Tuesday, March 26, 2013

Pumpkin training

KEEPING a pumpkin vine inside a garden bed is akin to herding cats.

While it is exciting to see my vigorous vines swarm around the garden, it can be a bit disconcerting to have to evade their tendrils when walking around chasing chooks or doing the watering. 

Gidget checks out the pumpkins

Growing pumpkins is so easy, their triffid tendencies can get out of control.

Constant vigilance is the key, otherwise you wake u one fine autumn morning and realise a cucubit the size of a VW bug is sitting in the middle of the grass and moving it will require a forklift or at least a friend with bigger biceps than I.

But the joy of seeing these amazing vegetables grow is unbelievable.
Now my pumpkins are looking pretty good and each morning I do a dash about and tap them to see how ripe they are.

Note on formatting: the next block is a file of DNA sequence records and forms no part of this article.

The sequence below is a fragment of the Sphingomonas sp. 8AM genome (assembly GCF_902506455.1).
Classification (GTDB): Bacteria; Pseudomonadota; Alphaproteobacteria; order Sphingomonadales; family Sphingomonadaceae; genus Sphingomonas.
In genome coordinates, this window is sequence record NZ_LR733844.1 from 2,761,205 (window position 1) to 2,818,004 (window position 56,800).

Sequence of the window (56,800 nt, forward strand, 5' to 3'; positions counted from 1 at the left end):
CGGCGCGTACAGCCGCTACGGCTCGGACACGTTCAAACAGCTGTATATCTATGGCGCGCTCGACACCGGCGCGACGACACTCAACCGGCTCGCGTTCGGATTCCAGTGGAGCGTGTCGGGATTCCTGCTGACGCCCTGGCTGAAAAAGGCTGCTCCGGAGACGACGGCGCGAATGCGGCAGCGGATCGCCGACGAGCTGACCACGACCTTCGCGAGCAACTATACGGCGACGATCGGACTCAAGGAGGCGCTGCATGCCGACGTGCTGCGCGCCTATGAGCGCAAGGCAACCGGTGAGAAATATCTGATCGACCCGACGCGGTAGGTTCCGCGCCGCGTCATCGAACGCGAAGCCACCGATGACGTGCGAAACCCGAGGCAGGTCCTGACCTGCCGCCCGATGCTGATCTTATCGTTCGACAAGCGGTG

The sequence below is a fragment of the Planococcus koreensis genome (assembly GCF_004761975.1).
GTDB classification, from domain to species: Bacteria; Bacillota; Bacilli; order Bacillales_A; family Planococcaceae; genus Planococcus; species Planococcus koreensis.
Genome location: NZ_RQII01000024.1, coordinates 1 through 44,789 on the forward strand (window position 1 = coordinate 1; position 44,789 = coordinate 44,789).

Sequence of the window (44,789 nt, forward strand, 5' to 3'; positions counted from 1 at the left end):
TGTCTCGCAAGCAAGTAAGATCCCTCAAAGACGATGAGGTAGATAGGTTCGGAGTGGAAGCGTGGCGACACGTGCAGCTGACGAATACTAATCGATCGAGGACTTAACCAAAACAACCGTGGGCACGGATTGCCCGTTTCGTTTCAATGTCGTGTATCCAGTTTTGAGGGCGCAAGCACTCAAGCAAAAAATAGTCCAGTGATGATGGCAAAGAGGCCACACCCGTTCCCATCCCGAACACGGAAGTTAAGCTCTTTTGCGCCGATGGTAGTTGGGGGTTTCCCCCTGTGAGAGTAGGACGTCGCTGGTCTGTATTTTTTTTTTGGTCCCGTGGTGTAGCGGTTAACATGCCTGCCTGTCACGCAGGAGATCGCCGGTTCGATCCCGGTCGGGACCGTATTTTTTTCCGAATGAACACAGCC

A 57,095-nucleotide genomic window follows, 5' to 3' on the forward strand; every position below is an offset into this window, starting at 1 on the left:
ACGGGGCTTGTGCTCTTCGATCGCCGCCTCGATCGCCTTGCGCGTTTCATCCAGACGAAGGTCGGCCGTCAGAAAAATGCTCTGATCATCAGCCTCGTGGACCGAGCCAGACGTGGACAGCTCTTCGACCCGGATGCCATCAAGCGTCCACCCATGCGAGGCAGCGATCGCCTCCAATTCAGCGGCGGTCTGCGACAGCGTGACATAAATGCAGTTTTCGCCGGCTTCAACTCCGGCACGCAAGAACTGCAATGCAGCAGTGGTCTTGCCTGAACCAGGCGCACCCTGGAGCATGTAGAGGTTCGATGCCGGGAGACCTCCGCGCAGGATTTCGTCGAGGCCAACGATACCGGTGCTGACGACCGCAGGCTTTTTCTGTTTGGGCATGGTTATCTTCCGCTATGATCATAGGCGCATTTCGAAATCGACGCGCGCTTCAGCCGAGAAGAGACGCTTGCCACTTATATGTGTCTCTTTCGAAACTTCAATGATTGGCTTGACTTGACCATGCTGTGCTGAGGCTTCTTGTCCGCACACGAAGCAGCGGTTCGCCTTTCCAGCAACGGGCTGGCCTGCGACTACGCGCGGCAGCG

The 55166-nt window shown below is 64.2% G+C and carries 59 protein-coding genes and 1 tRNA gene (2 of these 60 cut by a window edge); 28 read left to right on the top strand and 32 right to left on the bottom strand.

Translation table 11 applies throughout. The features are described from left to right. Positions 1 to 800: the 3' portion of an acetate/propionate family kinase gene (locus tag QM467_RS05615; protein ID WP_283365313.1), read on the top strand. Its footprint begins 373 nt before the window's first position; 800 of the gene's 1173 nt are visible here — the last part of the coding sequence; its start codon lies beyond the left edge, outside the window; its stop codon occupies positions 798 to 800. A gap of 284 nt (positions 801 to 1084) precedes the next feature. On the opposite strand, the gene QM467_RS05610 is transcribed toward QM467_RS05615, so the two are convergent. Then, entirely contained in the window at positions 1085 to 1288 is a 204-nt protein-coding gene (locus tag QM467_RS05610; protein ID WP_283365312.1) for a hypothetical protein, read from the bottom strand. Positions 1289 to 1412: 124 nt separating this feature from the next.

A good way to to work out when these pumpkins are ready to be harvested is similar to spuds - when those big elephant ear like leaves start to look wiltered, miserable and sparse, this is a sign. A reliable method of testing for pumpkin ripeness you give them a sharp knuckle-tap. If your pumpkin sounds hollow then it's ready to be cut free and cooked or storied.

Another sign I picked up from (Sir) Peter Cundall, is when pumpkin stalks begin to shrivel and wrinkle and form tiny, vertical cracks, it means the darlings are fully mature.

My little darlings are stored in and on a wooden box, close together but not touching. By leaving them exposed to full sunlight for a couple of weeks it completes their ripening, hardens up their skin and ensures long storage so you can enjoy them all winter long.

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